Capilano Suspension Bridge

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The Capilano Suspension Bridge is a long suspension bridge offering amazing vistas of the Capilano River, in the District of North Vancouver, which is part of the westernmost province of Canada, British Columbia.

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Originally built in 1889 by the Scottish civil engineer and park commissioner for Vancouver, George Grant Mackay, it was constructed from hemp ropes with a deck of cedar planks, which due to the poor material it was replaced in 1903 with a wire cable bridge. Considered to be one of the most iconic sites of Vancouver, this 140 meters (460 feet) long bridge, has a height of 70 meters (230 feet) above the river that flows under it.

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The bridge that we are able to see today, was completely rebuilt in 1956, and since then the influx of people visiting the area has increased drastically with almost 1 million of visitors per year.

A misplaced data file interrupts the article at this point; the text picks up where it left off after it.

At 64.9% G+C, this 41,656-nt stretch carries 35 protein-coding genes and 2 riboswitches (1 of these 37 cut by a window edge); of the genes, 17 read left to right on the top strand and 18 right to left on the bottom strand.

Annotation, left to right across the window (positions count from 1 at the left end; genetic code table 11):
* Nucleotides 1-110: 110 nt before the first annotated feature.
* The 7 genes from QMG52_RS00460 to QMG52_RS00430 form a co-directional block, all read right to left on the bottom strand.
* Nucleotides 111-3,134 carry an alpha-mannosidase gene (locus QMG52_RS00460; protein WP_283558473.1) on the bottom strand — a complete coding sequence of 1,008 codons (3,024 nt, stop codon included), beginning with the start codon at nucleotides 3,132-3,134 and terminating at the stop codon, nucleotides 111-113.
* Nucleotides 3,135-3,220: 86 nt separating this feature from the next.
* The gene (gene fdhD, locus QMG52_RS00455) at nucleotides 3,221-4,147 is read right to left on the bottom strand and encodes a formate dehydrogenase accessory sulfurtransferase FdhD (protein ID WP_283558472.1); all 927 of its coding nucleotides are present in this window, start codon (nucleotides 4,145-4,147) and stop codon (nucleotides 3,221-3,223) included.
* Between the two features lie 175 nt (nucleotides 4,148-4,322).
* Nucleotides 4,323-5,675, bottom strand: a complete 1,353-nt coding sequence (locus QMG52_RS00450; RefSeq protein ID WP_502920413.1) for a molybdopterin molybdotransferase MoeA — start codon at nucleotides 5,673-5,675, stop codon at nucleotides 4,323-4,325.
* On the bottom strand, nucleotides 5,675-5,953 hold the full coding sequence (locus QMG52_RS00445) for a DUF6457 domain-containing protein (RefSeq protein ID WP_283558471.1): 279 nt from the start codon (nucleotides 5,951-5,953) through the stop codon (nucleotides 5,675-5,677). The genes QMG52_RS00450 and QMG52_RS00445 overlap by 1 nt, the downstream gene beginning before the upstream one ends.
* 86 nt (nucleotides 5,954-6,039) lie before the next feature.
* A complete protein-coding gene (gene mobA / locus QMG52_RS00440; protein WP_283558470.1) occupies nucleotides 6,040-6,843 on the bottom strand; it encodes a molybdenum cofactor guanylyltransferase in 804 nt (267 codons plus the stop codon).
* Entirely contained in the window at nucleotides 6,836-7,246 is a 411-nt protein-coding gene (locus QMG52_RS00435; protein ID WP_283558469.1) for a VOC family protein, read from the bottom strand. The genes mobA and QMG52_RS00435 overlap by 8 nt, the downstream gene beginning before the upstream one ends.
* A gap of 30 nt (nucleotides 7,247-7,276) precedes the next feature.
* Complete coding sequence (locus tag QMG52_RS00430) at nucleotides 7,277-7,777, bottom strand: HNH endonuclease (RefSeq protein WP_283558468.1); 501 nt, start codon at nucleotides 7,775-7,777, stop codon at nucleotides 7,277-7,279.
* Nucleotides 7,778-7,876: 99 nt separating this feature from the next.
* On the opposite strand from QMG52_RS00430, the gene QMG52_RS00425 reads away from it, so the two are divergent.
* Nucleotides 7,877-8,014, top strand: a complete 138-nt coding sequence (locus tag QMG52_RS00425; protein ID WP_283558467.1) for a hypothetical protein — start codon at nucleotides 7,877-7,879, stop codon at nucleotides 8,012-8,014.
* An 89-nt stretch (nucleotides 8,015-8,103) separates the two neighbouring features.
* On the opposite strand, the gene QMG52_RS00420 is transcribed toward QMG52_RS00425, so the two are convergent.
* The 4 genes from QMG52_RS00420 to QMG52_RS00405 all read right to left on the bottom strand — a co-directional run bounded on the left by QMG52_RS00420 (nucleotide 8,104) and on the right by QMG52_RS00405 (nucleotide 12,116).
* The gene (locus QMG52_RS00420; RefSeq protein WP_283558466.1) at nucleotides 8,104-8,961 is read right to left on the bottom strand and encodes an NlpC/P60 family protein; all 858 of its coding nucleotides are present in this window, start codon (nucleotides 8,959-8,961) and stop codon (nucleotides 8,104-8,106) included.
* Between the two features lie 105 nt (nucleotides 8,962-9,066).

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In addition to this simple-looking attraction of Canada’s west, the bridge is part of the Capilano Suspension Bridge Park which offers a unique historic, cultural and natural experience via the rain forest ecotours, award-winning gardens, nature trails, North America’s largest private collection of First Nations totem poles, period decor and costumes and one of the most impressive ones, the Cliff Walk.

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The Cliff Walk too acts like a suspension bridge, and it encompasses a narrow rock face on which is mounted track, just like the bridge. With the stupendous panoramic vistas and the granite cliff side, Capilano Suspension Bridge definitely should be named as the most striking activity in the entire Vancouver area, if not British Columbia.

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